Stubborn or Obsessed

badgeIn my heart of hearts, I knew that putting that WordPress Postaday 2014 badge in the corner of my page was a mistake.  At the time, my life was in an ebb and I had time to spare.  But by the sometimes fine age of 69, I knew … the ebbs never last.  Life is always in session, sometimes leisurely sometimes not.  For at least three weeks now, my days have been over-filled with new business, taxes, travel planning and a variety of activities.  I’m rebuilding a computer for a friend of my son’s.  I’m the literature guy for my Thursday Night Men’s Meeting.  I am one busy old guy.  Quality problems, my friend Truck would tell me and he’d be right.  Nonetheless, it’s hard to keep up with that damn badge.  Of course, it’s not the badge … it can easily be deleted with a trip to my WordPress Dashboard.  It’s me.  I’m either Stubborn or Obsessed when it comes to Older Eyes – Bud’s Blog, so I’m trying to keep up.  When I overdo like this, something always falls by the wayside.  For a month, it’s been the form of journaling that Julia Cameron calls Morning Pages in The Artist’s Way.  It has been an important part my life for over twenty years, a way to center myself at the start of each day.   Yesterday, during my weekly meeting with my sponsor, he told me that in his opinion, I should get back to doing it.  Shit.  But he’s right.  I’ll try.  So you may see a few posts like yesterday’s for a while, photo essays.  In case you missed it, the subject was Blue and it included several photos, a Van Gogh painting and several songs on the theme.  I may do colors on Wednesdays for a while.  Then maybe we’ll start flavors.  But for now, the badge stays.

I Googled Stubborn or Obsessed in hopes of finding out which I am.  Instead, I found an article on titled Demystifying Your Aging Parents’ New Stage of Life.  In it Connie Matthiessen says, Those of us who are caring for elderly parents are often bewildered by the decisions they make — and by their seemingly stubborn refusal to follow our advice. We shake our heads over their obsession with the past.  Hmm.  How about their obsession with a blog, Connie?  It is actually a good article on the developmental stages that we seniors go through.  I checked out the author’s bio and discovered that her parents are in their eighties, so I’d guess she’s pushing sixty, at least, so I’m sure she’s looking down the road with some trepidation.  As parents, Muri and I continually consulted books explaining the developmental stages of our children.  It perhaps helped us see that our children weren’t the only ones who could be little monsters on occasion, but I’m not sure it did much for our communication with them.  I wish we’d listened better and viewed them as individuals who were more than merely extensions of us.  A gift of the 12-Step meetings I attend has been sitting in a room with men older than I, listening on a weekly basis to their stories, their joys and their sorrows … and what they’ve done to navigate through them.  I had a sponsor ten years older than I for 20 years … I used to tell him, You’re my scout into the future.  He’d answer, It’s not a pretty picture, is it?  Half facetious, half not.  If it helps you deal with your parents to understand them developmentally, read Connie Matthiessen’s article.  But the very point of Older Eyes – Bud’s Blog is that Reflections from an Older Perspective can’t make you understand what it’s like to be 69 but my experiences as a 69 year old man can help you relate.  In my (not so) humble opinion, if you want to communicate better with your parents, slow down and listen.  Be compassionate but don’t treat them like children.  An article in the UK’s Daily Mail says that a study at Yale University has shown that talking to old people like children cuts eight years off their lives.  And besides, when you are their age, you’ll really hate it, I promise you.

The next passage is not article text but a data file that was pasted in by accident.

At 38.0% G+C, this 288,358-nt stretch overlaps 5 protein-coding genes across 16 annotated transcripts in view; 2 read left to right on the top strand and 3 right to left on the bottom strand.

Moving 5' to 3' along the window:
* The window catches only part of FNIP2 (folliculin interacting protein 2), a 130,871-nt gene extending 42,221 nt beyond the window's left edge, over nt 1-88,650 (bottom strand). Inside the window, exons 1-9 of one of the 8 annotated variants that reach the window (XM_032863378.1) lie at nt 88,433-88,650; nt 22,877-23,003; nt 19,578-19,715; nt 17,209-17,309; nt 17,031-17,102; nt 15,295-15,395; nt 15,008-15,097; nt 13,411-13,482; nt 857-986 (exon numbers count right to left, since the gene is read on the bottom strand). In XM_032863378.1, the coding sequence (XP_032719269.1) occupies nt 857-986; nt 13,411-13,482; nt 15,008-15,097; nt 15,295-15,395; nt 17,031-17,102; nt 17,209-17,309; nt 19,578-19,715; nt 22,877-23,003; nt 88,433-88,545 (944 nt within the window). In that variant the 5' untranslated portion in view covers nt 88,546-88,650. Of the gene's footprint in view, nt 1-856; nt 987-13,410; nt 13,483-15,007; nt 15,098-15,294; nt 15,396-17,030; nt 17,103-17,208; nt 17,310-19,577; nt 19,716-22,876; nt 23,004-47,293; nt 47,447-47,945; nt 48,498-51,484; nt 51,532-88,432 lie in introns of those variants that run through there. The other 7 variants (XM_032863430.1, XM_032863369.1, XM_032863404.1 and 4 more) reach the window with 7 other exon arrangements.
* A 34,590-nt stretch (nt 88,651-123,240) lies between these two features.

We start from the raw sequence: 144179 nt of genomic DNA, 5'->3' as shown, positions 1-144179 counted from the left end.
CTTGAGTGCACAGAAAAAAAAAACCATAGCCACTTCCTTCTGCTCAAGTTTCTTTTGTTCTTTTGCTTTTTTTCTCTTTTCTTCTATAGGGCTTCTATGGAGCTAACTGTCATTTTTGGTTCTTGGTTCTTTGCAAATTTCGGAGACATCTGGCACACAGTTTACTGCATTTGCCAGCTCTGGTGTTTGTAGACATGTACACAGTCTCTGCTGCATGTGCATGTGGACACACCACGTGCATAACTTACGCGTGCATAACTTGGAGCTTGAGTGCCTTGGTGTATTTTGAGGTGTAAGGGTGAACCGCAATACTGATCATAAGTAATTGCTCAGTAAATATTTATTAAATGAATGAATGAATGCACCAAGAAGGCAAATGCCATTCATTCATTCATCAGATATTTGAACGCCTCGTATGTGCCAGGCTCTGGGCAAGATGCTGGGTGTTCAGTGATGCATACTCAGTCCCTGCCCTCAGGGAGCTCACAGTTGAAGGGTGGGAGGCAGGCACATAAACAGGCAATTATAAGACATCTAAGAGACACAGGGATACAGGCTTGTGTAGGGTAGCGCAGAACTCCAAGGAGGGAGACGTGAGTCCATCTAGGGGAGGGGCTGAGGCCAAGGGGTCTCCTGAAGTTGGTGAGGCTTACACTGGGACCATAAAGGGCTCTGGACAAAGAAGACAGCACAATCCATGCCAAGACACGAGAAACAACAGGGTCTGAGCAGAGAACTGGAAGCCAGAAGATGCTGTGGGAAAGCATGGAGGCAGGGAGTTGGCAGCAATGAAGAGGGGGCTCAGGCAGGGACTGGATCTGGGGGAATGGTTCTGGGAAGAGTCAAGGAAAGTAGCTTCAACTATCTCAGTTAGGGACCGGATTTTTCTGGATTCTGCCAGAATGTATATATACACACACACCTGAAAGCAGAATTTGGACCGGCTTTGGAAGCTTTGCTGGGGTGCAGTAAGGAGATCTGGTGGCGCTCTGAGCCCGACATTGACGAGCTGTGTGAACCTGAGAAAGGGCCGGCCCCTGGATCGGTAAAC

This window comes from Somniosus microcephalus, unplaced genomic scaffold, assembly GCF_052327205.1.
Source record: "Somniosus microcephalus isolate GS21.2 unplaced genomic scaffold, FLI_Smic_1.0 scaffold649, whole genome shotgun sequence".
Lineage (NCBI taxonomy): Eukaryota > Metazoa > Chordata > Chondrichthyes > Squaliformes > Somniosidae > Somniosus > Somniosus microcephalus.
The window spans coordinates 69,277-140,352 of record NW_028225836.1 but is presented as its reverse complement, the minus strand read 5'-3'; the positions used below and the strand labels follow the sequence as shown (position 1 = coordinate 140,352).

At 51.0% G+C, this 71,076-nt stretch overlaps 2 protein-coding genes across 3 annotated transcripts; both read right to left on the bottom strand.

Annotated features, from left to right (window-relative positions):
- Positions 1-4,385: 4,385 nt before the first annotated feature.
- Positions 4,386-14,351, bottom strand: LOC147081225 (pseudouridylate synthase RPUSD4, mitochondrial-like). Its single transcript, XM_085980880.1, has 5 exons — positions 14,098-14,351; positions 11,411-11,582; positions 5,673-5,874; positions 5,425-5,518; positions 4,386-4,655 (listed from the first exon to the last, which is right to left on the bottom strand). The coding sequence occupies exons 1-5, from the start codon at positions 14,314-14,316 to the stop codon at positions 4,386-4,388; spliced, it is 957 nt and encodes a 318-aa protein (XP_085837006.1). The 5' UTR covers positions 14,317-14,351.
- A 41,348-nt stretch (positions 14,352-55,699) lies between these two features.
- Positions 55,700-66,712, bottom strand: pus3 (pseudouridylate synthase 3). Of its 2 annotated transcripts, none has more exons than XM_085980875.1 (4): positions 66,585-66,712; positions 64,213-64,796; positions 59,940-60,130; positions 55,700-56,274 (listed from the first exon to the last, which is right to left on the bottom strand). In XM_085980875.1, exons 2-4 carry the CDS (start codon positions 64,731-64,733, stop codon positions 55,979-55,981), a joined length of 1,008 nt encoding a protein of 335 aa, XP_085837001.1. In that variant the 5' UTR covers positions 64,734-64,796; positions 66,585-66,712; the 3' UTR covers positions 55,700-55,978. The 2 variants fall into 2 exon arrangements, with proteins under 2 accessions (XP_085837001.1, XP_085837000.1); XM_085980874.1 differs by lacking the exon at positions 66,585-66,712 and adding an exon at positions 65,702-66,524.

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4 Comments on “Stubborn or Obsessed”

  1. Wendy Says:

    Bud, thoughtful post here. I have writing friends who are in their early 80’s ( I am younger than that) and they often comment on this patronizing manner of speech that they experience, not only from their children, but everywhere else. Where does the idea come from that because people are over, hum 75?, they are becoming children? While they may walk slower, or talk slower the average aging person is simply older, nothing else. Btw, you are not stubborn or obsessed. You are diligent! ANd that is a positive attribute for any age person to have. Cheers!

    • oldereyes Says:

      I’ve always been inclined to believe to be good at something … or even do something difficult … you have to be somewhat stubborn or obsessed. When the something is viewed positively by society, we call it disciplined or diligent.

  2. Rick Gleason Says:

    I bogged everyday for an entire month (September 2012). I called the challenge a “Month of Blogging Dangerously.” It was one of the hardest things I’ve tried to do. I did it, but it will be sometime before I attempt to do it again, if I ever do.

    Your tenacity over the many months I’ve followed you is impressive indeed Bud. It’s good to know each and every day you’ll be there, and one can always count on an insightful read. But I woudn’t blame you in the least if you took a break.

    All the best, and thank you.

    • oldereyes Says:

      Thank you, Rick. There have been days I’ve said, “Why the heck do I bother?” But looking back, it’s very (self) educational. I learn a lot about myself, what I think and believe and about the subjects I post about. Keeps the old brain ticking, too.

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